The best-selling book on the Israel/Palestine conflict, My Israel Question - on Jewish identity, the Zionist lobby, reporting from Palestine and future Middle East directions - was released by Melbourne University Press in 2006. A new, updated edition was released in 2007 (and reprinted again in 2008). The book was short-listed for the 2007 NSW Premier's Literary Award. Another fully updated, third edition was published in 2009. It was released in all e-book formats in 2011. An updated and translated edition was published in Arabic in 2012.

Standing up against Chinese repression; release Ai Weiwei

I’m proud to have signed the following statement, just released publicly, that asks the Chinese regime to release famed artist Ai Weiwei:

This is an open letter from members of the Australian creative community to the Chinese Ambassador in Australia about the disappearance of artist and activist Ai Weiwei

To Chen Yuming, Chinese Ambassador to Australia,

We write to you today in relation to Chinese artist Ai Weiwei.

As you may know Ai was detained on 3 April 2011 at Beijing airport by Chinese police. His studio was then sealed off and his staff and wife interrogated. All this occurred without any given reasons or charges lain.

When on 7 April the Chinese ministry announced that he had been arrested for alleged economic crimes no proof was given and no official charge made.

His studio was then searched again and on 9 April his accountant, driver Zhang Jingsong and studio partner Liu Zhenggang disappeared. Ai Weiwei’s assistant Wen Tao has also been missing since Ai’s arrest on 3 April.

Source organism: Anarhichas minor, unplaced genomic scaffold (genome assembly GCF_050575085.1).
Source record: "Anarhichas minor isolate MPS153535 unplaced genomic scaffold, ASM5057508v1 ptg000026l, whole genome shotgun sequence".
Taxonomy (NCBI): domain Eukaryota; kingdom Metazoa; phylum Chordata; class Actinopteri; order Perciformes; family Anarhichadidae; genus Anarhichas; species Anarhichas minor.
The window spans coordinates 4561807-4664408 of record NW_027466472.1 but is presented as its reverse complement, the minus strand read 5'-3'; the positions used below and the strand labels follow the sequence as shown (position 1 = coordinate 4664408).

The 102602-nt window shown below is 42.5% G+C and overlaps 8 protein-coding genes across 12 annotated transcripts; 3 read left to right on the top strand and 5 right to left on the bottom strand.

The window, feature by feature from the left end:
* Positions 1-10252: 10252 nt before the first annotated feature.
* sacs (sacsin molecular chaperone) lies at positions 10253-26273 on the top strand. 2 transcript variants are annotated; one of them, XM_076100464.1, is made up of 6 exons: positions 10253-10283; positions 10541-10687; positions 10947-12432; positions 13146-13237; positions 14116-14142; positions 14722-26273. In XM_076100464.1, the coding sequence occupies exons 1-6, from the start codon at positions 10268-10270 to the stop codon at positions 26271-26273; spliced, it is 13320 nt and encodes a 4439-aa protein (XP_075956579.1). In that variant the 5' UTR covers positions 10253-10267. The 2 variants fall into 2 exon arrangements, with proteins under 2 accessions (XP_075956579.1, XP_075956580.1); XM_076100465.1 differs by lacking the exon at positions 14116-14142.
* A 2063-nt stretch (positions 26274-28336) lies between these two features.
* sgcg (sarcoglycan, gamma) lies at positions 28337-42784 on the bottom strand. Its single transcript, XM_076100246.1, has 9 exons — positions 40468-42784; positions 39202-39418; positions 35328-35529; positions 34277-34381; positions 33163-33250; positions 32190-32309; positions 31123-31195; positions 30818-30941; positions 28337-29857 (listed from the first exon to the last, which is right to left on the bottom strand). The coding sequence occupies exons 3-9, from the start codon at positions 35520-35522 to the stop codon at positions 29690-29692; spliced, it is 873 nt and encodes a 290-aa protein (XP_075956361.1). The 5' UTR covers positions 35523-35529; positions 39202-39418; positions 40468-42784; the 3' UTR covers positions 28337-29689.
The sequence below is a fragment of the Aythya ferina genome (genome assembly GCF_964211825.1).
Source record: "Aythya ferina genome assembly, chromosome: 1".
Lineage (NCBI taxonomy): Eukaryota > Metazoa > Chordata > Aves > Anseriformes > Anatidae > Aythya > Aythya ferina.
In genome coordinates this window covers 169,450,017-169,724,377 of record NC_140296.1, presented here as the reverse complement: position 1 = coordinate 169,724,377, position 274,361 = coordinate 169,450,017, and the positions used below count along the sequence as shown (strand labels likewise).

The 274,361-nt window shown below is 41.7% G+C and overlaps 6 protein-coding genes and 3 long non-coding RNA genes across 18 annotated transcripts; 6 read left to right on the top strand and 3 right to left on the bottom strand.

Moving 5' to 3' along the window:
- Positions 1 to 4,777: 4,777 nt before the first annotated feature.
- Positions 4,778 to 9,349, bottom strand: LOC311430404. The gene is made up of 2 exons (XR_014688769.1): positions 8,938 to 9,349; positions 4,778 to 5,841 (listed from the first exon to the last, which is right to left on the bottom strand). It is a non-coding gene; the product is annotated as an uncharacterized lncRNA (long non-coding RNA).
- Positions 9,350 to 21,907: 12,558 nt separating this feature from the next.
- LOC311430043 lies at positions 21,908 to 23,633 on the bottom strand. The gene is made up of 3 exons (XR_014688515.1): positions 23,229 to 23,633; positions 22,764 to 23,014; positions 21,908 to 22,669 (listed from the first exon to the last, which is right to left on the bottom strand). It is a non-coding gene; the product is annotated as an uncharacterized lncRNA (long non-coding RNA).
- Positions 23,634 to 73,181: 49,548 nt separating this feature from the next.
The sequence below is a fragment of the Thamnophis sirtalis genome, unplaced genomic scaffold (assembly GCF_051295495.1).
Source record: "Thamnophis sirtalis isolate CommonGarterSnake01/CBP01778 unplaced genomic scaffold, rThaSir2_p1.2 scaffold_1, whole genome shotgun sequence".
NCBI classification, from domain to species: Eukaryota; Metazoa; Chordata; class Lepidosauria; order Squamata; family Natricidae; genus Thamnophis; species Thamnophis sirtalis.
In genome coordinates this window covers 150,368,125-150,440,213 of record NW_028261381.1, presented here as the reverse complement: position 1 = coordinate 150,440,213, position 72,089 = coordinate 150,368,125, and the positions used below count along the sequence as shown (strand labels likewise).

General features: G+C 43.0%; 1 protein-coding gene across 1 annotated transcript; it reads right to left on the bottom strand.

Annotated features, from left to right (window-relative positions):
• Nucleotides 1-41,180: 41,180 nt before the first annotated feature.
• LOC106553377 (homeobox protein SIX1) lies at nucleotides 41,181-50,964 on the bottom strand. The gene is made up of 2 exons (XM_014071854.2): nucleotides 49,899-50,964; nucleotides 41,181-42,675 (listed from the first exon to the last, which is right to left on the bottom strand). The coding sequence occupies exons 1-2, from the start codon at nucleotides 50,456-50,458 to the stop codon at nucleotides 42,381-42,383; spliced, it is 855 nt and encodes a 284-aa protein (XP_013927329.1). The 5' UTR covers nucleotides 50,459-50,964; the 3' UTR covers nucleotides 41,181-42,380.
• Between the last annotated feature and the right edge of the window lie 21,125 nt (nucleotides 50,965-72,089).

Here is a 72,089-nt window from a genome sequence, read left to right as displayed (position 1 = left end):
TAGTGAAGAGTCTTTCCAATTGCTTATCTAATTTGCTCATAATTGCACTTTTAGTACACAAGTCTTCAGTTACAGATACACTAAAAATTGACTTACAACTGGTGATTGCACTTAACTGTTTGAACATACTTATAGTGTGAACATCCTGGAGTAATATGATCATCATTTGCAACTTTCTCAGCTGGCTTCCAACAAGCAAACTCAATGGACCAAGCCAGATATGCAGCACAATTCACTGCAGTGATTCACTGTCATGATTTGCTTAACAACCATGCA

It has now been 39 days since the disappearance of Ai. 9 May was the date that Ai should have been released unless there is an official charge. No official notifications have been given regarding his whereabouts or reason for detainment.

The EU and US have protested Ai’s detention and the international arts community has rallied behind his cause. The international Council of Museums has collected more than 90,000 signatures and countless petitions have been organised.

We are deeply concerned about the kidnapping and disappearance of Ai Weiwei and his colleagues. We call on the Chinese government to carry out fair and open legal proceedings.

We believe the arrest of Ai Weiwei represents a watershed. His arrest came days after his Twitter comments about the Jasmine revolution and the arrest of such a high profile figure in China spreads the concern of human rights, freedom of speech and artistic expression.

We the creative community of Australia as friends and neighbours of China call for the immediate release of Ai Weiwei.

John Connell, author and filmmaker
Jane Campion, filmmaker
David Malouf, author
Lisa Havilah, director, Carriageworks
John Maynard, filmmaker
Chrissy Sharpe, director, The Wheeler Centre
Bridget Iken, filmmaker
Delia Falconer, writer
Natalie Wood, fashion designer
Professor Stuart Rees AM, director, Sydney Peace Foundation